Scurvy is a disease caused by a lack of Vitamin C. Vitamin C, or ascorbic acid, is essential in the body to help catalyse a variety of different functions including making collagen, a protein which forms the building blocks of connective tissue, and wound healing. A lack of Vitamin C therefore causes a breakdown of connective tissue as well as impaired healing; this is scurvy, a disease marked by skin changes, bleeding, loss of teeth and lethargy. Hardly the state you want your military to be when you’re trying to rule the waves.
James Lind was born in Edinburgh in 1716. In 1731, he registered as an apprentice at the College of Surgeons in Edinburgh and in 1739 became a surgeon's mate, seeing service in the Mediterranean, Guinea and the West Indies, as well as the English Channel. In 1747, whilst serving on HMS Salisbury he decided to study scurvy and a potential cure.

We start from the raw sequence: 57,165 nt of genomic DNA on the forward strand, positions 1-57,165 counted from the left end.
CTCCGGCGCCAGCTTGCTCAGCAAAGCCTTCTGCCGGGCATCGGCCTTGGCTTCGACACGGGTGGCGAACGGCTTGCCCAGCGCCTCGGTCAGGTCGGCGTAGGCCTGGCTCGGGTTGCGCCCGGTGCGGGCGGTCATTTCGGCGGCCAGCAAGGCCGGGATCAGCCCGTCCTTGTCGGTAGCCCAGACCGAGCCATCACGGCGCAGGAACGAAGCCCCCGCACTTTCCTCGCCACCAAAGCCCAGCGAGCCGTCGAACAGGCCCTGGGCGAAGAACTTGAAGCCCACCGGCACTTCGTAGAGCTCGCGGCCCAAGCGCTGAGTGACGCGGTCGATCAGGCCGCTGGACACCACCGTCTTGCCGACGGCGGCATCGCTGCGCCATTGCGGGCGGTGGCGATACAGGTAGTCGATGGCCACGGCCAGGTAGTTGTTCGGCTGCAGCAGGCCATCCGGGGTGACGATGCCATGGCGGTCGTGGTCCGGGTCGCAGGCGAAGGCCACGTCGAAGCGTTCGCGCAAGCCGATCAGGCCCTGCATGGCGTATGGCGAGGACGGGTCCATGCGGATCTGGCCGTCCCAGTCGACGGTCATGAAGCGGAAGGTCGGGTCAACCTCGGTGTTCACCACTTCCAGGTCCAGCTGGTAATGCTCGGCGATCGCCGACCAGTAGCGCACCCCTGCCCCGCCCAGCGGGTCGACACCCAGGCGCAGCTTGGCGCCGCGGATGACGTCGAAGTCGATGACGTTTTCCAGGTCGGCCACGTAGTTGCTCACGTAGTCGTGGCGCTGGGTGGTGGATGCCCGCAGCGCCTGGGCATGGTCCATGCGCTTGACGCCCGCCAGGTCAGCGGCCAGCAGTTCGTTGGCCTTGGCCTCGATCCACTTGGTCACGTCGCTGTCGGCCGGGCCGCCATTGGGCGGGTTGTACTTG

Lind, as with medical opinion at the time, believed that scurvy was caused by a lack of acid in the body which made the body rot or putrefy. He therefore sought to treat sailors suffering with scurvy with a variety of acidic substances to see which was the best treatment. He took 12 sailors with scurvy and divided them into six pairs. One pair were given cider on top of their normal rations, another sea water, another vinegar, another sulphuric acid, another a mix of spicy paste and barley with another pair receiving two oranges and one lemon (citrus fruits containing citric acid).